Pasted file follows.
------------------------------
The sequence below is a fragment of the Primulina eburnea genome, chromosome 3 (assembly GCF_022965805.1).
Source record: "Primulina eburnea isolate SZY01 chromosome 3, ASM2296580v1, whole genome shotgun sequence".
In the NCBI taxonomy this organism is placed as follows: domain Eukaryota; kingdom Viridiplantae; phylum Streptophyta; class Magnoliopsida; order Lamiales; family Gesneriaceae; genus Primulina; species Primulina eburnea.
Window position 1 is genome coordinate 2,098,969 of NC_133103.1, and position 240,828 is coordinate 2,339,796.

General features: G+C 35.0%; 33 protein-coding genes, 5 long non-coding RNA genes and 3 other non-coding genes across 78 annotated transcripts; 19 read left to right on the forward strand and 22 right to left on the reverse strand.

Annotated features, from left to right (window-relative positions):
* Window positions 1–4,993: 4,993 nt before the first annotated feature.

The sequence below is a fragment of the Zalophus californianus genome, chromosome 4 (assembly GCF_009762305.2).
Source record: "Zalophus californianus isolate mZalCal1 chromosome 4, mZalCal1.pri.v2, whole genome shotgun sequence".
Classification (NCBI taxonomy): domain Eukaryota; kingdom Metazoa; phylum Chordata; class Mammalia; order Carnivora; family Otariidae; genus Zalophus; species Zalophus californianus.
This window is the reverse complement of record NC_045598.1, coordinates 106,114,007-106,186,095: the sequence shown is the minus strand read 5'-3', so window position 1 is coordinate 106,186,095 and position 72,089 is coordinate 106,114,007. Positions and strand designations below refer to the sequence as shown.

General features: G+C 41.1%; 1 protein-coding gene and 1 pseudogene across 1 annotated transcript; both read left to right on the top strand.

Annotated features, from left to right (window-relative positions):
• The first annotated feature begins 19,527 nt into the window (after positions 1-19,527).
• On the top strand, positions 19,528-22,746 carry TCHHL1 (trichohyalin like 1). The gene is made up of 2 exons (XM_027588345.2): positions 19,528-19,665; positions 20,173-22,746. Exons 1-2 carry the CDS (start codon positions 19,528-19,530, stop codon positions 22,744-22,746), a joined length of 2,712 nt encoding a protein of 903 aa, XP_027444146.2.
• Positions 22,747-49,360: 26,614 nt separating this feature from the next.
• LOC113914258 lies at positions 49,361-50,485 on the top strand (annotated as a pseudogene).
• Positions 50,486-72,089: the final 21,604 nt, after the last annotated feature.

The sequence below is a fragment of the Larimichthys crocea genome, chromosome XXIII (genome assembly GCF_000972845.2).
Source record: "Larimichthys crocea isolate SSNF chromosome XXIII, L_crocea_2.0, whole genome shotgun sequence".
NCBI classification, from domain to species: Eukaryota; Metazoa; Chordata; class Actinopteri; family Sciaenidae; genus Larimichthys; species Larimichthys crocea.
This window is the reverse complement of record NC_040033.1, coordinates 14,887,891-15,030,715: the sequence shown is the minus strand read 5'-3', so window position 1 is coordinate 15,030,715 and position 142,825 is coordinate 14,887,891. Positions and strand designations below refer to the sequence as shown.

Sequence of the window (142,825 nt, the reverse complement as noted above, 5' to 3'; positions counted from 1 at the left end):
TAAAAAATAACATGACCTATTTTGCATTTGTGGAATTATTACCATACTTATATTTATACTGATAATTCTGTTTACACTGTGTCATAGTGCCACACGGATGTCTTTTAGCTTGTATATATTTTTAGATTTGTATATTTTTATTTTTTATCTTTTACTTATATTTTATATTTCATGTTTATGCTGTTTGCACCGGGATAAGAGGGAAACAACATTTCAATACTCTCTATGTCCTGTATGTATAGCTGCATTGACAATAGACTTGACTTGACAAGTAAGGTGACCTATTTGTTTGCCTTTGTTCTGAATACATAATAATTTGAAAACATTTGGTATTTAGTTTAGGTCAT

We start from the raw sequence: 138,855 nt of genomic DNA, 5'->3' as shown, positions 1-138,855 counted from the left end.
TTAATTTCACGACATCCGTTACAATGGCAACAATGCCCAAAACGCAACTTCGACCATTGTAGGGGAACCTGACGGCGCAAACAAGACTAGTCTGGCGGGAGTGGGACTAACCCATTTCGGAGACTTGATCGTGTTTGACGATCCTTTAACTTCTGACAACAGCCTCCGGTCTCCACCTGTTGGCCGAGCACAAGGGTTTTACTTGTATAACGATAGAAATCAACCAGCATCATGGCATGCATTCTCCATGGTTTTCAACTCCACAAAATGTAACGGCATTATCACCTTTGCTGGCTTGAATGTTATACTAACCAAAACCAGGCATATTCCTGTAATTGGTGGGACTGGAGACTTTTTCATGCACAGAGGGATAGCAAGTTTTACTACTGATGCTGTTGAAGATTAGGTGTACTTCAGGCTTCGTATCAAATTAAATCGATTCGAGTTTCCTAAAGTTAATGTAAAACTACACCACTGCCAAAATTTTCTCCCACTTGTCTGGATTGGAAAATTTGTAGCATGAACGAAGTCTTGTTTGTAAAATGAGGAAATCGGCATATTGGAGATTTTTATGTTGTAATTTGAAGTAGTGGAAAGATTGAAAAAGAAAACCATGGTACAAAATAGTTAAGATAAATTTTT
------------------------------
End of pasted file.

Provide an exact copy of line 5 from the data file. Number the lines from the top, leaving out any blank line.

General features: G+C 35.0%; 33 protein-coding genes, 5 long non-coding RNA genes and 3 other non-coding genes across 78 annotated transcripts; 19 read left to right on the forward strand and 22 right to left on the reverse strand.